Humane Society heroes

Published 1:29 pm Friday, October 9, 2009

I know that my last letter raised a few eyebrows. And a few questions.

And so it should.

Death is a very sensitive subject. It is close to the heart, and it is painful. It doesn’t matter if we’re talking about losing a beloved relative or a beloved pet. Or even a stray animal.

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But a very important question that was asked of me was—what is the difference between our Humane Society and a no-kill shelter. A lot of folks feel they don’t want to help a shelter that practices euthanasia.

I’ve worked with a lot of different kinds of shelters—SPCAs, Humane Societies, grass-root groups, cat rescues and a lot of wonderful veterinarians that gave a lot of their own time and money to help homeless animals. And they all know that there are never enough homes, and that, sadly, sometimes death is a kindness.

It’s true that no-kill shelters rarely put animals to sleep, and then it’s usually for medical reasons. But they don’t advertise how selective they are about admitting animals. To enter most no-kill shelters, a pet must be in the best health—physically and mentally. If they are not “adoptable”—for any reason, they are turned away. No-kill shelters also limit the number of animals they admit. So sometimes, pets are rejected for the simple reason that “there’s no room at the Inn.” It’s true that no-kill shelters rarely euthanize animals. They simply turn them away and let some other shelter do the dirty work!

Bainbridge/Decatur County Humane Society takes in any animal that comes in the door. When they come in the door, at least they have a chance! The numbers that come in on any given day can be staggering! But if 20 animals come in and there are only 10 cages available, what happens to the leftovers? Sometimes, they go home with employees or the directors or a few foster homes that are available, but it often comes down to choices—sad choices, because there are just too many!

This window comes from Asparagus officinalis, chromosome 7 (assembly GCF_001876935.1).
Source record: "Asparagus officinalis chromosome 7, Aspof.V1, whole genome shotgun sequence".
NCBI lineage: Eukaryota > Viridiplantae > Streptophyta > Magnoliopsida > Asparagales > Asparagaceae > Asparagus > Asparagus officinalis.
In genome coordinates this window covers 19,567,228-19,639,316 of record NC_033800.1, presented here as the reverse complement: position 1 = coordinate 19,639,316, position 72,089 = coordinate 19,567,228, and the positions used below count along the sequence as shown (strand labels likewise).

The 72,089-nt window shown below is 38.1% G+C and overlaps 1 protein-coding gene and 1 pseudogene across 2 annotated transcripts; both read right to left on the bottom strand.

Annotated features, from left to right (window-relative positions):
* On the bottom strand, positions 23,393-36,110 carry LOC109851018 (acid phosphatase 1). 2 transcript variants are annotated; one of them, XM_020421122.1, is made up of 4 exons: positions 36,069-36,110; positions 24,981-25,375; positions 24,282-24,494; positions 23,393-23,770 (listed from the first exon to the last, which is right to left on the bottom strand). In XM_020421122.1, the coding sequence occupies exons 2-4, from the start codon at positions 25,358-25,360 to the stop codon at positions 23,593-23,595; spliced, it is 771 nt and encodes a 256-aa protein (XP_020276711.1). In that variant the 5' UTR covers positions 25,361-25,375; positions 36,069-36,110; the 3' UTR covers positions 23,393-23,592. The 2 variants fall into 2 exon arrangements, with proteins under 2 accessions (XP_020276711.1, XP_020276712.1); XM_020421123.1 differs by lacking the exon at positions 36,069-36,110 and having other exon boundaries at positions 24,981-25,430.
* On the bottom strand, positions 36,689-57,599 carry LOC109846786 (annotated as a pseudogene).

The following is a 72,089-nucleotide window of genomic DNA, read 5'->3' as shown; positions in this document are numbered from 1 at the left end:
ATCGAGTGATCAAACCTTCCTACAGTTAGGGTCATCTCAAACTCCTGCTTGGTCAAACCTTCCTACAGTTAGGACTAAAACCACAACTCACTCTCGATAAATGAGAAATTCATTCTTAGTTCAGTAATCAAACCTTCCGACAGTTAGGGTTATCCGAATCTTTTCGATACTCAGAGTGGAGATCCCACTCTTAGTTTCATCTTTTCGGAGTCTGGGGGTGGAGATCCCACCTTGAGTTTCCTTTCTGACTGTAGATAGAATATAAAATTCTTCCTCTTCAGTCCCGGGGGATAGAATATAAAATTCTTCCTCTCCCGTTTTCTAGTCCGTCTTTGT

They come in flea-ridden and bones sticking out hungry. They come in with sores, wounds and broken bones. They come in with fur so dirty and matted that there are huge painful sores festering underneath. They come in with heartworms, ticks and mange. They come in with hookworms, roundworms, tapeworms and the diarrhea that these parasites cause. They come in pregnant or with their litters. No-kill shelters choose not to deal with these realities. But they are very real!

At Bainbridge’s Humane Society they are all welcomed. They are always welcomed through these doors. They are all bathed, fed and given comfort. If medical help is needed, they get it. If their coat needs extensive care, Kimberly’s Pet Salon is close by and always helps. At the very least, all of these animals are given a chance.

I have a challenge for anyone who won’t support our local shelter because they are not a no-kill shelter—help them become one!

Help this community and the helpless animals within it!

Donate anything you can (money, cleaning supplies, bedding). Volunteer a few hours on your day off—go down to the shelter and see what this county is dealing with! Talk to your neighbors with pets that aren’t spayed/neutered and kick in a few bucks if they can’t afford it themselves.

Internet some Web sites to find out how shelters work and ways to help. Adopt or find friends that can offer a forever home to a shelter animal. Shun breeders, puppy mills and pet shops.

Offer to foster a litter of puppies or kittens. Every simple penny you can save for our shelter helps them to do more networking to find more homes.

Pilots for Paws and Pup my Ride are just two organizations that donate their time and resources. But there are so many more. If you can’t find a rescue group—start one!

If we all reached out with our time and spirit, there could truly be a time of no more homeless pets.

Sally MillerBainbridge, Ga.